Men exposed to high levels of formaldehyde on the job—mostly funeral directors—may have triple the death risk from amyotrophic lateral sclerosis (ALS), also known as Lou Gehrig’s disease, as men with lower levels of exposure, according to a new study from Harvard T.H. Chan School of Public Health.

The study was published in the July issue of the Journal of Neurology, Neurosurgery & Psychiatry. Researchers looked at a national dataset of 1.5 million U.S. adults that included job information, along with criteria that estimates formaldehyde exposure for various occupations. They then matched that information with ALS-related deaths from 1979-2011.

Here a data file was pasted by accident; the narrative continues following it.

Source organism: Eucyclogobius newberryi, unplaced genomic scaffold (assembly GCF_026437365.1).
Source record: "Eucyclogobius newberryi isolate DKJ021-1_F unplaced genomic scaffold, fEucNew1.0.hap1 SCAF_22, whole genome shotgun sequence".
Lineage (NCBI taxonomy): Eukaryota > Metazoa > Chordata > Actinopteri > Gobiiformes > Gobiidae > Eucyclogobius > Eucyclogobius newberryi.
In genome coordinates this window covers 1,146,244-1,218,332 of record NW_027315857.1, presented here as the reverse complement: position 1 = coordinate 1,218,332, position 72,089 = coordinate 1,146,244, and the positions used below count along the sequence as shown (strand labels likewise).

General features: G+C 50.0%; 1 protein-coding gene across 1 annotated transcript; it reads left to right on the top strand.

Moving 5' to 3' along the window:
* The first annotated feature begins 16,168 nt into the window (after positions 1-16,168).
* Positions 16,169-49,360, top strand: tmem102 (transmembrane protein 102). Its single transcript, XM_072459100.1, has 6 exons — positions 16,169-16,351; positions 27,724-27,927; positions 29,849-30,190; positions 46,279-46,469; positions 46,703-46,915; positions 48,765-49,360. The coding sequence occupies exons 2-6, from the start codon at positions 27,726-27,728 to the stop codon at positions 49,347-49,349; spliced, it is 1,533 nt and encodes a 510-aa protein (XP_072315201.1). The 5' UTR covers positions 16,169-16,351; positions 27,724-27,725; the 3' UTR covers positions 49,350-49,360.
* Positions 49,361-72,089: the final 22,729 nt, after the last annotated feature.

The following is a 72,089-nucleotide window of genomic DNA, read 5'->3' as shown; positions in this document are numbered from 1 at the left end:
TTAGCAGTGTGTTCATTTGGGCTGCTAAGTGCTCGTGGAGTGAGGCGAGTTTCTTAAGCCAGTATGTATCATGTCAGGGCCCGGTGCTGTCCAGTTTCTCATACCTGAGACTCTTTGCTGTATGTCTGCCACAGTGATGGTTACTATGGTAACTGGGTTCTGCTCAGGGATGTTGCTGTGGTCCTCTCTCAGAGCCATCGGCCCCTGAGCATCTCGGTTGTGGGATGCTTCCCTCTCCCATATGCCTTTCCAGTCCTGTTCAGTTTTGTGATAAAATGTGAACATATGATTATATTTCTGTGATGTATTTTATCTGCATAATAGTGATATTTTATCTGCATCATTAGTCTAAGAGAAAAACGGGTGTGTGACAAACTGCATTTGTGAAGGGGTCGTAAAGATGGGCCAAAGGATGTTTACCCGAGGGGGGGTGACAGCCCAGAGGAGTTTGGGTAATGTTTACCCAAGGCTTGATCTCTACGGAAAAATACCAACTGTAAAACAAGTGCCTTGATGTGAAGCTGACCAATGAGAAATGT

The research “really suggests that we should do a study of [the funeral] industry,” said lead author Andrea Roberts, research associate in the Department of Social and Behavioral Sciences, in a July 13, 2015 article in TIME. “The bottom line is we know almost nothing about what causes ALS, so any clue that we can get might be relevant, and hopefully would be relevant not just for people in this profession but for other people as well.”

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